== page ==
How do brands and wholesalers determine their technology spending?
In most cases, supply and demand will dictate how quickly a business is built. Despite the life-cycle of initial investments, even the best funded brands must define themselves, generate demand and fulfill orders in a reasonable time-frame. We explore the need for technology as the focus shifts from software costs to customers and employees. We explore the timing and business case to invest in Enterprise business applications such as; Order Management, eCommerce, Marketing Automation, CRM and ERP.
How can we minimize costs and effectively get started? The answer is simple, buy cheap and valuable agile tools. The software world has made strides towards cloud, pay-as-you-go tools to run various business applications. The notion of a “computer system” is foreign to a startup brand wholesaler. Continued use of these functional collaborations is it. The beauty of this model is that your technical footprint is small and your exposure is by comparison, very large. In the short term the cost/return analysis is a win, WIN!
How far can a minimal structure take a good looking brand? This isn’t an all or nothing question, especially for medium sized organizations. Technology allows one person to do the job of several but there is still a balance of spending and functionality. Agile software lends itself to an array of pricing models and ultimately, minimizes traditional barriers to enter larger markets. At some point the effort to minimize costs starts to give away margins of future sales. Medium sized technology investments are typically focused on increasing sales channels, coupled with upgrades to previous order management and integrated eCommerce systems. Each of these systems support client acquisition and new hires while also defining a business case for a unified ERP system. Management struggles to capture actionable data across sales, inventory and financials.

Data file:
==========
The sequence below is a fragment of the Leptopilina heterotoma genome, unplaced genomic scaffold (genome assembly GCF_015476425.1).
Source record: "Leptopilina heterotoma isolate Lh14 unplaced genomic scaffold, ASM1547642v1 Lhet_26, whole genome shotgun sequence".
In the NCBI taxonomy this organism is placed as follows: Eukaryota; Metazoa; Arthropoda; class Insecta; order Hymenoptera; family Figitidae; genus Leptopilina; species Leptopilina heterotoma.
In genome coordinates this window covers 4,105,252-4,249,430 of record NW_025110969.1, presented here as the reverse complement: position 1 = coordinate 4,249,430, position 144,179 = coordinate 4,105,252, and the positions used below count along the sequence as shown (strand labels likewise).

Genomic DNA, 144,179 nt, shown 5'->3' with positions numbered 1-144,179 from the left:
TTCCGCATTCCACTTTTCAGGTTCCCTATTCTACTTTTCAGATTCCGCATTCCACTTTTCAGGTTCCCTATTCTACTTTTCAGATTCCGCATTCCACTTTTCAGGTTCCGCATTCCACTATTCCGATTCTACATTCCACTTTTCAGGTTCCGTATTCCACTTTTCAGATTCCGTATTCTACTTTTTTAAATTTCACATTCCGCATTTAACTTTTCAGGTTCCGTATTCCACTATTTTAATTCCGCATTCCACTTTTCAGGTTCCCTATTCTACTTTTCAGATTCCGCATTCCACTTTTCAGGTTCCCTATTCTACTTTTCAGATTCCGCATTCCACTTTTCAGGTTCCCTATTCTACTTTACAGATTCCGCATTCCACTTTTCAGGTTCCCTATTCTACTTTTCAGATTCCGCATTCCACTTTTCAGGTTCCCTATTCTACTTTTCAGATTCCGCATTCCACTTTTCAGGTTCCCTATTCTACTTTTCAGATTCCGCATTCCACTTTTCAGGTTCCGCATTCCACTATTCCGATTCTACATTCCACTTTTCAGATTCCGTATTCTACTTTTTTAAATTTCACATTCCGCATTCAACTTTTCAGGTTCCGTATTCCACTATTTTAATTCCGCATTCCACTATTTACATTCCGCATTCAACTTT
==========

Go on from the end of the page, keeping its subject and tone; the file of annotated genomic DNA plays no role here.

How big is large? This has become more of a personal question than ever before. The business case for ERP in medium-sized companies is eminent however, the budget can be quickly overwhelmed. If you’re unable to produce quality reports, lack systematic connectivity between vendors, inventory, marketing, customers, sales teams, warehouse(s) and finance professionals; diminishes the ability to scale into new markets. For this reason, mid-market ERP solutions are designed to implement quickly and evolve though subsequent stages over time.
Is your organization contemplating a computer system? digad’s System Blueprint Process will map your current infrastructure, highlight places of improvement and recommend opportunities to change. New technology recommendations are supported by a tangible business case.
Next blog: How long does it take to implement ERP?